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Density bonuses part of the future?



Rezoning for large homes receive first approvals in exchange for ‘community amenities’

"Bonus density" is a term Whistler may be hearing more of in the future, but councillors who voted in favour of it Monday insist they did not set a precedent and that each future application will be judged on its own merits.

The economic and social virtues of large homes and the character of Whistler as a community were all part of the debate before council gave first two readings to Glenn and Larry Houghtons’ rezoning application for bonus density.

The Houghtons want to built two 5,000 square foot homes on their property at Taluswood. Current zoning allows for two 3,500 square foot homes. But under section 904 of the revised Local Government Act the Houghtons have applied for bonus density in return for providing a community amenity. That amenity is a $250,000 contribution to the Spring Creek day care and $50,000 toward construction costs of Millennium Place.

Ken Melamed was the only councillor at Monday’s meeting to vote against the rezoning application (Councillor Kristi Wells was absent). Melamed spoke passionately about the impact he sees large homes having on the character of the community.

Melamed said he did not support homes greater than 3,500 square feet and pointed to American ski resorts, where large homes are common, that have lost their character and soul.

"One of the things that characterizes our resort is we have a community. It’s important to keep that, to keep our employees here," Melamed said.

He suggested that allowing density bonuses encourages the tear down of older, more affordable homes.

"This trend is driving out the middle class, it’s not just the people in subsidized housing," he said.

"How many people want to live here when we appear to be catering to the filthy rich?"

Other councillors saw things differently. Dave Kirk said the Houghton application was a one-off affair.

"This is not a neighbourhood whose values are going to be substantially affected by increasing the size of these houses," Kirk said.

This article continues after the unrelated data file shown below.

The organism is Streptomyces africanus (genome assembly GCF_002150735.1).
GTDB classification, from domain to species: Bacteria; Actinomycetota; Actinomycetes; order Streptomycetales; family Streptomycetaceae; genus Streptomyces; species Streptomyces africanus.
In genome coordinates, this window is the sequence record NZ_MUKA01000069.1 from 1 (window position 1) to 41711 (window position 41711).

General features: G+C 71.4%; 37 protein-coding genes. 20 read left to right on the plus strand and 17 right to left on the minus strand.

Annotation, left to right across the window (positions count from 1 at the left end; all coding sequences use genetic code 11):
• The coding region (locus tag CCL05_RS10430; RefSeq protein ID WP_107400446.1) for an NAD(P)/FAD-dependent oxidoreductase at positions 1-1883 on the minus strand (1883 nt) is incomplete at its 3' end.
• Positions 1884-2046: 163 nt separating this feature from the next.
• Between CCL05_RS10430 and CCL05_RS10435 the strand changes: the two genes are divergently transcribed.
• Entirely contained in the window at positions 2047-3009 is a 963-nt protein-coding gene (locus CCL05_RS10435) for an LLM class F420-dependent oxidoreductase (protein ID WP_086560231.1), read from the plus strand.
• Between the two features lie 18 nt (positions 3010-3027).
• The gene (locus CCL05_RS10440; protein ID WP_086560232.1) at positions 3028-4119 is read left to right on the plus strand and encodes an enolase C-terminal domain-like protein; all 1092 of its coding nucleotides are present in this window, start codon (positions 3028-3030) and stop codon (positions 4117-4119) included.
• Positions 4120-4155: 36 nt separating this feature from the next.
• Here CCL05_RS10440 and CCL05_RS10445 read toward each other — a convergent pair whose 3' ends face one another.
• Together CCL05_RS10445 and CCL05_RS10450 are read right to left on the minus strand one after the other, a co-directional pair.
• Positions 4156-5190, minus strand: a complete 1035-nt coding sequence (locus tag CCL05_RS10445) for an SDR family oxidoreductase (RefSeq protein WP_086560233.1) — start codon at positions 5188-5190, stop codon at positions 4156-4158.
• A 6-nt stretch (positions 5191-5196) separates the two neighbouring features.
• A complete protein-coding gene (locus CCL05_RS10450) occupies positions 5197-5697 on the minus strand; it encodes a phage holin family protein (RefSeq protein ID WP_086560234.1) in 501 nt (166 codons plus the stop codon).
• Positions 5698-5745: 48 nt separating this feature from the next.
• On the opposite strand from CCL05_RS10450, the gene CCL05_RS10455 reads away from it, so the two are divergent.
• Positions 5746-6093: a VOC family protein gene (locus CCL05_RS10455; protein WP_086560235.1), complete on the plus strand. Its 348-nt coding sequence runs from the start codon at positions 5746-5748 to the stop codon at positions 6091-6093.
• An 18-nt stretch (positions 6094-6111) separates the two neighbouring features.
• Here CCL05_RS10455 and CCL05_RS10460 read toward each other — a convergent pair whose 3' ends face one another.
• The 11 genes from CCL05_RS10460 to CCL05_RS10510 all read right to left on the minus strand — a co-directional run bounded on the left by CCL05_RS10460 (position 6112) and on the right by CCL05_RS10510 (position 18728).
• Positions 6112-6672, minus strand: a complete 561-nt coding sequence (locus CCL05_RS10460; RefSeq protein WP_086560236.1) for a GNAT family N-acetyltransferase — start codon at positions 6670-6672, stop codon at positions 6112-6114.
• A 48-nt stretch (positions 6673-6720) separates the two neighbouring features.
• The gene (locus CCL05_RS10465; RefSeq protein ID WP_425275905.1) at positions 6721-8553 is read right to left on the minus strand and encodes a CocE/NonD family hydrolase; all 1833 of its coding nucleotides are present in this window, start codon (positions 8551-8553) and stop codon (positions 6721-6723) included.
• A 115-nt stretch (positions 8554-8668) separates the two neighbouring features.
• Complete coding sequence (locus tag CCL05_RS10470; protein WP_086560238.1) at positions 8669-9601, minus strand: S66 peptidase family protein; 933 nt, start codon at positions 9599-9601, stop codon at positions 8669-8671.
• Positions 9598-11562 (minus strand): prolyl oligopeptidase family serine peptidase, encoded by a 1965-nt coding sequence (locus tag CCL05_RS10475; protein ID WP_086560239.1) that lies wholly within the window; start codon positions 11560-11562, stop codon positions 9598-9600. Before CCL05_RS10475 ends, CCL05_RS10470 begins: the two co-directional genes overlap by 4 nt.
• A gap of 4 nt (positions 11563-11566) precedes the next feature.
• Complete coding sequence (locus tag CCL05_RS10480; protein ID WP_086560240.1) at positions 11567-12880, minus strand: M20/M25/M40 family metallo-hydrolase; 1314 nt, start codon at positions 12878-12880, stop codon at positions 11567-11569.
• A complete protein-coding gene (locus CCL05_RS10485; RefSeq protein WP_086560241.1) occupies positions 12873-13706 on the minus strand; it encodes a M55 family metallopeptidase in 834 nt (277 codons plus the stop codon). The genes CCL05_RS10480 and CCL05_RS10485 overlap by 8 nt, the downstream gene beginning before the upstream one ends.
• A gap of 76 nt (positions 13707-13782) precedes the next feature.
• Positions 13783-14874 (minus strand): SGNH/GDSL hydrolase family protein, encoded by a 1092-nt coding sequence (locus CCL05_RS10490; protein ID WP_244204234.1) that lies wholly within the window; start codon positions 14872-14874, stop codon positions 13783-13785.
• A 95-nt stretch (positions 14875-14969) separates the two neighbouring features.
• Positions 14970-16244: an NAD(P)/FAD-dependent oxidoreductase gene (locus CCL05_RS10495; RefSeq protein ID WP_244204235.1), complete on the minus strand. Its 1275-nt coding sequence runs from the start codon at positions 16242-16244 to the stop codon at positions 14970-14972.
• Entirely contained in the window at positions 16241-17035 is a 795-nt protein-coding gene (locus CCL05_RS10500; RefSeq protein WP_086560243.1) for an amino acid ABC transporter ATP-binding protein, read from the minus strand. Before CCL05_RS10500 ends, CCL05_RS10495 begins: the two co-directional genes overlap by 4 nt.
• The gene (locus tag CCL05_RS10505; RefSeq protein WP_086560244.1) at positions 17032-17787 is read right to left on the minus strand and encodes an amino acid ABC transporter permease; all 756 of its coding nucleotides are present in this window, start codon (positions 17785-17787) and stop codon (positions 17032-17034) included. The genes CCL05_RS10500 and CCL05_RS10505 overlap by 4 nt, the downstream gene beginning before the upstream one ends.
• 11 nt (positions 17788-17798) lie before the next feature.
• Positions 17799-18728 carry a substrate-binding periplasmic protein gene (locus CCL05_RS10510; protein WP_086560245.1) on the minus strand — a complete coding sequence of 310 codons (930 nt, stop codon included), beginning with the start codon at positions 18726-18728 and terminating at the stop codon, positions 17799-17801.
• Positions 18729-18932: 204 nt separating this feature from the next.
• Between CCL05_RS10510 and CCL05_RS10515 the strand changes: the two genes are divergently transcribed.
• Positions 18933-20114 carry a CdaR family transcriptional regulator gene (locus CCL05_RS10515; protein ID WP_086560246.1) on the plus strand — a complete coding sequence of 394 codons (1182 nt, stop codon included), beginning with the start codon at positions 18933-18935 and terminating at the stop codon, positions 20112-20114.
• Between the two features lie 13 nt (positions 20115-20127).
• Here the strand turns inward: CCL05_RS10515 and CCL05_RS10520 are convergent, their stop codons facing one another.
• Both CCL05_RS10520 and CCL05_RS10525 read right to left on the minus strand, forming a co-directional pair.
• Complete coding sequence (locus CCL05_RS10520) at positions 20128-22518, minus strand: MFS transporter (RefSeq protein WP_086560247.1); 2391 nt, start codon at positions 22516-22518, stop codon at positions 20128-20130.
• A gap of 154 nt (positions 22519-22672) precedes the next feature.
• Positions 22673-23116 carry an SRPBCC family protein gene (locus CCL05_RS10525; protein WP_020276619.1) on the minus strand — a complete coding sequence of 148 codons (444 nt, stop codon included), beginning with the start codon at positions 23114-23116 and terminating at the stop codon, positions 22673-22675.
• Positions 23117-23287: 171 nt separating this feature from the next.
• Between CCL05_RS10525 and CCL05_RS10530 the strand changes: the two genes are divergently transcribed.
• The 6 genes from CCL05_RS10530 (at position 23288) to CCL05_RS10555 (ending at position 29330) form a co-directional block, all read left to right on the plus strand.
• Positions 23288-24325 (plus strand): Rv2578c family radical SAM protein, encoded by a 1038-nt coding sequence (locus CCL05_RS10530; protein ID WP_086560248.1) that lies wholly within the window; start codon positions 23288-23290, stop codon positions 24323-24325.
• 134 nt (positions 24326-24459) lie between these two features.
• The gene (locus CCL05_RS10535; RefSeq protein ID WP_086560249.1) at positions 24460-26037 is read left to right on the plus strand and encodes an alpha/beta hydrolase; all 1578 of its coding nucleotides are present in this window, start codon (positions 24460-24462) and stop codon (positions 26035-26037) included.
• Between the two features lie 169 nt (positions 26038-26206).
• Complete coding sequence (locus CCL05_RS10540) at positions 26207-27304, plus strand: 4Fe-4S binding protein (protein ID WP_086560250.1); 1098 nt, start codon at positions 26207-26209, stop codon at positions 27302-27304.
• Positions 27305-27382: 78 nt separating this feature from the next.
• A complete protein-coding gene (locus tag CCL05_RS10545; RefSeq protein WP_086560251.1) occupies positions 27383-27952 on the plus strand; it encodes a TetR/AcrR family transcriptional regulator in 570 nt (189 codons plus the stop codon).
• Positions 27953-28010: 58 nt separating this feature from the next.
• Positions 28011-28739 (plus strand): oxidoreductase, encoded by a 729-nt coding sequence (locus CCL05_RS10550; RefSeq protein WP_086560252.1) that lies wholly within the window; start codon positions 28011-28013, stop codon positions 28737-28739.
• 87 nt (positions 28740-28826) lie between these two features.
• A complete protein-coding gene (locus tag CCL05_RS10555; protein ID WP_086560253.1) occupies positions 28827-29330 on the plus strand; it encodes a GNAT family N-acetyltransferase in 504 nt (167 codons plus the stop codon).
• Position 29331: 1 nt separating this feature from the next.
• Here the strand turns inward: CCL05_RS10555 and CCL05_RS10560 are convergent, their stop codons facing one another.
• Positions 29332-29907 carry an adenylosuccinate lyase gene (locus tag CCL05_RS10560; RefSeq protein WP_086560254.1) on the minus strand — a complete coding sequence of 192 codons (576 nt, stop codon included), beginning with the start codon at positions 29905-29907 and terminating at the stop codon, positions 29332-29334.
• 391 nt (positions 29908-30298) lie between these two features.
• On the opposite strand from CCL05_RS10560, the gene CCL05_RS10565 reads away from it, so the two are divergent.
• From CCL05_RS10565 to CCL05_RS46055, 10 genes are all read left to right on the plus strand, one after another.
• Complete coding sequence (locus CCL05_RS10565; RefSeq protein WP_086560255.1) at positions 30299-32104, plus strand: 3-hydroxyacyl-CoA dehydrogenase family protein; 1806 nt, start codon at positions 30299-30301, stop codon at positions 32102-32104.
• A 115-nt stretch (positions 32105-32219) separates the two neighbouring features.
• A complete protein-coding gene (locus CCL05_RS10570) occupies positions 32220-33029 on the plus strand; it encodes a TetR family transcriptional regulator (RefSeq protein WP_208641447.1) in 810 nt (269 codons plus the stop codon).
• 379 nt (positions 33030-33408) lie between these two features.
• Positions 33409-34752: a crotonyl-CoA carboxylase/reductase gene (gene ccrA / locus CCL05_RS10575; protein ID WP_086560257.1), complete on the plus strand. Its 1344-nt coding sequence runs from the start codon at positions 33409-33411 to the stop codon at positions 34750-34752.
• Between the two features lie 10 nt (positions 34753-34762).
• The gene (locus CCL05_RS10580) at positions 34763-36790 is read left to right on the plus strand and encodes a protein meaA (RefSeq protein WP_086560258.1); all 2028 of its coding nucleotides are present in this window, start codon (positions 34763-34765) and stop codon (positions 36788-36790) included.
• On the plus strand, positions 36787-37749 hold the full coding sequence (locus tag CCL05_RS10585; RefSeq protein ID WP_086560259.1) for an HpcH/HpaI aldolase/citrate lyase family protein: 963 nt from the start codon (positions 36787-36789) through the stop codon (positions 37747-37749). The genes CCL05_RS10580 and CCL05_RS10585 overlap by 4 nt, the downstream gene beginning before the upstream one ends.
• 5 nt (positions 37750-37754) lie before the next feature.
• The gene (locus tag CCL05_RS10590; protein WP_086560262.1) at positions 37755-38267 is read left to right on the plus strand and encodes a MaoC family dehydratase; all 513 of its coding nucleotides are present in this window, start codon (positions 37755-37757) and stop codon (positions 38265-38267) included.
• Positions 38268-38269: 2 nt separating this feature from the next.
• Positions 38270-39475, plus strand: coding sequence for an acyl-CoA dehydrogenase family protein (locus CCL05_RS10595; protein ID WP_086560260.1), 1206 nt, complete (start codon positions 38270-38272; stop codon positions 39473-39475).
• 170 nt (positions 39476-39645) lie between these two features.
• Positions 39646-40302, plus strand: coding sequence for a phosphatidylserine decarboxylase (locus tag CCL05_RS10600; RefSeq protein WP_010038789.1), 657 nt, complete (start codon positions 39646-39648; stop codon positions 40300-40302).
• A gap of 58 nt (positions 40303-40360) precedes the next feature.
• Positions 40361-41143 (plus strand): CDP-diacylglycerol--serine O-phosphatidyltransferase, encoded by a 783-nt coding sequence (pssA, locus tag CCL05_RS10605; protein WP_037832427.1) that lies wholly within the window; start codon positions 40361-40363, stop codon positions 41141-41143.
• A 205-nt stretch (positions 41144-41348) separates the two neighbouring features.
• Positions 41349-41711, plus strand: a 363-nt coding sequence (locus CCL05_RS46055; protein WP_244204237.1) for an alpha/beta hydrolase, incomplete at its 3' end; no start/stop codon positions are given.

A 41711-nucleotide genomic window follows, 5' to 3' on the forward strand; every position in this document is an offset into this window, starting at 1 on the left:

"I don’t think the situation is quite as hopeless as has been made out."

Kirk, like other councillors, said he was not in favour of tear-downs and that municipal staff was working on a policy to try and halt that trend.

"This is a compromise we’re being asked to look at, and that’s the art of politics. I don’t think we can protect some of the things we are trying to protect without compromising," Kirk said.

The market for large homes in Whistler has exploded in the last couple of years. One of the arguments being made in favour of large homes is that because they are generally worth more they generate more property tax revenue for the municipality. That is becoming increasingly important given that Whistler is nearing its ceiling on development and the development cost charges the municipality collects on new buildings will eventually run out.

Mayor Hugh O’Reilly followed up on the economic argument and Melamed’s comparison of Whistler with American resorts.

American resorts are not as reliant on property taxes as Whistler – they have more financial tools, O’Reilly said, "but we have more controls over land use."

He pointed to the municipally-imposed requirement that each of the Houghton homes have an employee suite.

"I’d like to see us impose more conditions on (large homes)," O’Reilly said. He suggest council might make adoption of the Natural Step principles a condition of approval of large homes.

O’Reilly and other councillors pointed out the $250,000 from the Houghtons will allow the Spring Creek day care to complete its fund-raising.

"I hear your concerns," O’Reilly told Melamed, "but I see more merit (in this project) overall."

The Hougtons’ rezoning application will go to a public hearing in the new year.

The Hougtons received the property from Intrawest as part of last year’s three-way Emerald Forest deal. Intrawest is believed to have paid the Houghtons about $9 million and the Taluswood property for the 139-acre Emerald Forest area. Intrawest then turned the Emerald Forest over to the municipality, to be preserved as part of an environmental corridor. Intrawest in turn received $1 million and 476 additional bed units from the municipality.